A group of 45 cyclists departed from the Neosho National Fish Hatchery early Saturday morning, setting out on three different routes to raise money for Access Family Care’s free dental clinics and for the Joplin Trails Coalition’s Rails to Trails project.
The second annual Trout Run took the participants of the 25-mile ride through Aroma to Stark City, then back through Monarch Springs to Neosho.
Cyclists completing the 54-mile ride pedaled through Aroma, Stark City, Stella, Wanda, Fairview, Monarch Springs and back to Neosho.
The longest route, the 103-mile path, stretched from Neosho to Cassville and back to Neosho, with cyclists passing through Aroma, Monarch Springs, Stark City, Wanda, Stella, Fairview, Purdy and Butterfield.
Bill Barnard, a Joplin resident who participated in Saturday’s ride, said the ride was his fourth century this year.
“It’s one of the hardest I’ve ever done, lots of hills and the roads are rough, really rough,” Barnard said.
Barnard was one of the first 103-mile riders to make it back to the hatchery Saturday, arriving with another cyclist around 1:15 p.m.
Organizers said 45 bicyclists participated in Saturday’s ride, down five people from last year’s inaugural event.
Don McBride, CEO of Access Family Care and the main organizer and creator of the Trout Run, said the ride is intended to help raise money for the two causes as well as to offer cyclists an opportunity to get out and ride.
“I’m a cyclist and I enjoy riding and I know that there’s just not a lot of venues out there for cyclists,” McBride said.
Last year, the event raised under $1,000, though McBride said the event this year raised approximately $1,300 prior to Saturday’s ride.
However, that number has grown, as 18 more cyclists registered the day of the event.
McBride said events such as Saturday’s ride help to make Access Family Care’s free dental clinics possible.
“It comes back to the old concept of the MASH camp, we actually go into schools with the portable dental equipment, set it up in schools and we do services there,” McBride said. “We’re providing free services, we need to cover the cost of that for children who need care.”
McBride said the free dental clinics have set up in several local schools and provide an array of dental services free of charge, much more than just a teeth cleaning, he said.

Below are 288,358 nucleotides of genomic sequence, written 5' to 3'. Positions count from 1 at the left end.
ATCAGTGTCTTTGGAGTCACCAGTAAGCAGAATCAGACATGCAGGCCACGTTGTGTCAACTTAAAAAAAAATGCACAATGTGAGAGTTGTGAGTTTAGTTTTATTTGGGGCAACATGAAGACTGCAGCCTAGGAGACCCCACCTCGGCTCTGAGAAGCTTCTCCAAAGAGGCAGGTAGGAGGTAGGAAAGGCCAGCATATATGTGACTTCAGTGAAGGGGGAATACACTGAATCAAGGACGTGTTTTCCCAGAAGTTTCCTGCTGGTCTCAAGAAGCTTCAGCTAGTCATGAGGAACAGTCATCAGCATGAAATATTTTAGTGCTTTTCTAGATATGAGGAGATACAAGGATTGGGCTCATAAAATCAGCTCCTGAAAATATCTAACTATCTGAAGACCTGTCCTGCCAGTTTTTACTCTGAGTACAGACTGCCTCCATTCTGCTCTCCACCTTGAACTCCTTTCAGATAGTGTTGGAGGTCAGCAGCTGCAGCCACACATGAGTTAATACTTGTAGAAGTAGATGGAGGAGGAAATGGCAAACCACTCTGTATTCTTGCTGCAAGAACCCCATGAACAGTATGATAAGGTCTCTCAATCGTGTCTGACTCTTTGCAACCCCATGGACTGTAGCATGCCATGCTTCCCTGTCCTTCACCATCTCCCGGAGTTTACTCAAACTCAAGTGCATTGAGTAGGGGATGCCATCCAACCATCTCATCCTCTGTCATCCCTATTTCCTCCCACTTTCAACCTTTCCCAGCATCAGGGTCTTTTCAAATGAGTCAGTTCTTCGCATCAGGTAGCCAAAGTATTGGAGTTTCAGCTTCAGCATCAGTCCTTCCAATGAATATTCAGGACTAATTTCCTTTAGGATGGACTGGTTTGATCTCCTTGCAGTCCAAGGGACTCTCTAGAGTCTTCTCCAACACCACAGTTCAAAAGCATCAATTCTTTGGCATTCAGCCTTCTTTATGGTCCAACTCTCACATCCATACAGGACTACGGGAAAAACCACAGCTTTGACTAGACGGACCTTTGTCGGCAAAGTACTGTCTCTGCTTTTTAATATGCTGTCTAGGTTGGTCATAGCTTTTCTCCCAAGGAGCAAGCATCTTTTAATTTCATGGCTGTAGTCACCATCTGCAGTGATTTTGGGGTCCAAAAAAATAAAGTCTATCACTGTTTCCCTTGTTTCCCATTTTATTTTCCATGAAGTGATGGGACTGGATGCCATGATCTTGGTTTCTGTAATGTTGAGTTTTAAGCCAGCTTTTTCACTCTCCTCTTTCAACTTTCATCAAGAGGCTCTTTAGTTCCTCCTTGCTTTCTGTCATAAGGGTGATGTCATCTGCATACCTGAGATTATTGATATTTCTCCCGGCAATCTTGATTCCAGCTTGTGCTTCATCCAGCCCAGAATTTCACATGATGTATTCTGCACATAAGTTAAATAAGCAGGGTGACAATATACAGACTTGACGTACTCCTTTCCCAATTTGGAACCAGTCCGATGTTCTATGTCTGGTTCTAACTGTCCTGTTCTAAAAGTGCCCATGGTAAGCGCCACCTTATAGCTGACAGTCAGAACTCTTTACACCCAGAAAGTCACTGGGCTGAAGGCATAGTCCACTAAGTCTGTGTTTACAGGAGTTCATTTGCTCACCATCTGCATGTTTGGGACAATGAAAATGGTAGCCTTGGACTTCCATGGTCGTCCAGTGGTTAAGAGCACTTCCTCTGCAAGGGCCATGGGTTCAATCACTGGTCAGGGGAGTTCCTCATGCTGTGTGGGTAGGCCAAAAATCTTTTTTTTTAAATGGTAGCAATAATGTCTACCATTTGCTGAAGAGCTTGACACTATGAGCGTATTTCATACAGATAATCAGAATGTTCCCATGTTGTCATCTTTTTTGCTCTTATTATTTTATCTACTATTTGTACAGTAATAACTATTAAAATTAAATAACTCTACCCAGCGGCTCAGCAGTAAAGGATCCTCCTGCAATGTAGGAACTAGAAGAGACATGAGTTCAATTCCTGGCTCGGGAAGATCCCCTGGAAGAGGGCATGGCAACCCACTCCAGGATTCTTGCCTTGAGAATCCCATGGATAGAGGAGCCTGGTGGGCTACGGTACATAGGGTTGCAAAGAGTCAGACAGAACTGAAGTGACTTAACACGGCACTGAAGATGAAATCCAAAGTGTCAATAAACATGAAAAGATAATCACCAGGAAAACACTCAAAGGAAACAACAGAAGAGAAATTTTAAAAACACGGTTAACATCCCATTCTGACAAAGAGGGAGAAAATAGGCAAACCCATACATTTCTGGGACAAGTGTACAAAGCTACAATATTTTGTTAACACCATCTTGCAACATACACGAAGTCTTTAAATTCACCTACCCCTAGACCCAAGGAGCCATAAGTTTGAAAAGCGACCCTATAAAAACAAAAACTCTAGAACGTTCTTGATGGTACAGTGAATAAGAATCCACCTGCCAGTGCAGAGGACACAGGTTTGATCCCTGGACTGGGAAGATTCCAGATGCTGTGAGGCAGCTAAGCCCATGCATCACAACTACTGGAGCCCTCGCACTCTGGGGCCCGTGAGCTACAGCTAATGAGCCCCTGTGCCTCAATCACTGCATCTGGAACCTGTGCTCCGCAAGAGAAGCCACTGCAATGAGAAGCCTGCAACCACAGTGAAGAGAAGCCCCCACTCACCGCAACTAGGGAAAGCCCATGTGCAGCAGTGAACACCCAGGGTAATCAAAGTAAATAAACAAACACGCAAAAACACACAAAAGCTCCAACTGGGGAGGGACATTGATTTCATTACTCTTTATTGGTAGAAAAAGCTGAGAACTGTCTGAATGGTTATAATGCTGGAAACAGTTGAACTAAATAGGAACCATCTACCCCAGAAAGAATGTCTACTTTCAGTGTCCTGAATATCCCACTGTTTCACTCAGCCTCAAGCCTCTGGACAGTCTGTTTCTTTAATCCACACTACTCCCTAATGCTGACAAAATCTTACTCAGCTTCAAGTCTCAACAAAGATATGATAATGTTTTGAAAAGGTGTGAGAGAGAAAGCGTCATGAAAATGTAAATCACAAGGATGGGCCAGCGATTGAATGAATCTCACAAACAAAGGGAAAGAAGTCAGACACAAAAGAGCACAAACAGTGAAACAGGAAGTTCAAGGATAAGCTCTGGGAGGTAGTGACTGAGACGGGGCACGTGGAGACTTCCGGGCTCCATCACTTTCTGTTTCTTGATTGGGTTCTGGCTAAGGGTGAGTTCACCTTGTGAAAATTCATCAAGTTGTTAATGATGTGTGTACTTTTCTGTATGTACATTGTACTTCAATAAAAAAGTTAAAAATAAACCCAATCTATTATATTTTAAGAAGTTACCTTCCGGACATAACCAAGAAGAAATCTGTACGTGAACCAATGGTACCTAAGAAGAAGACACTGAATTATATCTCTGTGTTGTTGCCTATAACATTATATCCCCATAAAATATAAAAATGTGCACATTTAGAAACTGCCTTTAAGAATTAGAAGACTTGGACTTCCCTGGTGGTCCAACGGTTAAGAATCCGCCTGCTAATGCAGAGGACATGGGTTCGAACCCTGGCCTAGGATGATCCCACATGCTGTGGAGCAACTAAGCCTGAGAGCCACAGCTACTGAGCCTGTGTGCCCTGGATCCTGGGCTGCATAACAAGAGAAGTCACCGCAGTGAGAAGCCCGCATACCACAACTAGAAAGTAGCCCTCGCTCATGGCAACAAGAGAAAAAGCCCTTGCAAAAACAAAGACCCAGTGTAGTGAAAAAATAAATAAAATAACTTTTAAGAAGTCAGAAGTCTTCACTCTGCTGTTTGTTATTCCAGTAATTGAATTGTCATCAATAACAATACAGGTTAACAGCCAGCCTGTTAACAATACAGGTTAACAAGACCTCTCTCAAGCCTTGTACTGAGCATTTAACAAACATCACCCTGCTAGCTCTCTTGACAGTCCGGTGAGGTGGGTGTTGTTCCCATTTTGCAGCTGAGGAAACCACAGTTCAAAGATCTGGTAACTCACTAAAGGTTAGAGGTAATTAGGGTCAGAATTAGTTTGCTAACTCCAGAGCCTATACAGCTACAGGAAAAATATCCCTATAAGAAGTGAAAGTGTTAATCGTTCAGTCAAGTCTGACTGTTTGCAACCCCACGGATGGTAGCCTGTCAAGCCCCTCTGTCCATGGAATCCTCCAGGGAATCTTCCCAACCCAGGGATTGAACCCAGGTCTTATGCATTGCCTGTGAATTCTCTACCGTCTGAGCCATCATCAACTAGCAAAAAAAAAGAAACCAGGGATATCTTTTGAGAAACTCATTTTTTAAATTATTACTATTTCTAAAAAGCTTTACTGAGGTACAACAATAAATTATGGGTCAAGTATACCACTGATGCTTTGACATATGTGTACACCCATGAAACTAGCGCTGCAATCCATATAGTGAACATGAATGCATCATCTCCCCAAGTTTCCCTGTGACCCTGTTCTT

“We do full service, for major stuff we’ll ask them to come into the clinic, but virtually everything can be done right there,” McBride said. “It’s not just the teeth cleaning, we go out and provide real care. We’ve heard some just tremendous, awesome stories about the difference we’re making, so it’s exciting.”
He said the portable dental care clinics are intended to help the children who have barriers keeping them from attending the dentist, whether it be cost, lack of insurance, or lack of transportation.
In addition, part of the proceeds raised will also help the Joplin Trails Coalition to offer paths for Southwest Missouri cyclists to ride, as they work to maintain abandoned railways that have been converted into biking and walking trails through their Rails to Trails project.
According to their website, two of the coalition’s current trails projects are the Frisco Greenway Trail, running through Joplin and Webb City, and the Ruby Jack Trail, which runs from Carthage through Oronogo, Carl Junction and on to the Kansas state line.
“It’s always good to support a cause,” said cyclist Tyler Swift, who completed 80 miles in Saturday’s Trout Run.
Swift, a Neosho native who now lives in Springfield, just took up cycling this year.
He completed the Jomonola bike ride in June, riding 821 miles in 10 days, from Joplin to New Orleans, La. to raise money for disaster victims to build homes.
He said the multi-state ride was his first, and was what sparked his interest in cycling.
“I had a couple friends that were doing it and talked me into it,” Swift said.
On Saturday, he returned to his hometown to take part in another ride for a cause.
“A lot of my friends that I’ve been riding with wanted to do it and it’s my hometown so I thought I’d come back and go for a ride,” Swift said. “It was difficult, a lot of hills, well supported though.”
McBride said the ride included several rest stops, with food and drinks offered from multiple local sponsors.
He said riders could hit a rest stop about every 10 to 15 miles, and noted the importance of keeping replenished.
“You burn a lot of calories riding,” McBride said. “A 54-mile rider, they probably burn a couple thousand calories, so imagine what the 100-mile would be. They have to keep replenished.”
Mitchell’s Downtown Drug Store sponsored a stop in Fairview, Connell Insurance gave one at Sweetwater Baptist Church, Vida Abundante offered a rest stop at Stark City and Access Family Care held rest stops in Purdy and Cassville.
The riders were also offered lunch at the end of their ride.
In addition, McBride said the event offered several door prizes and drawings for the cyclists.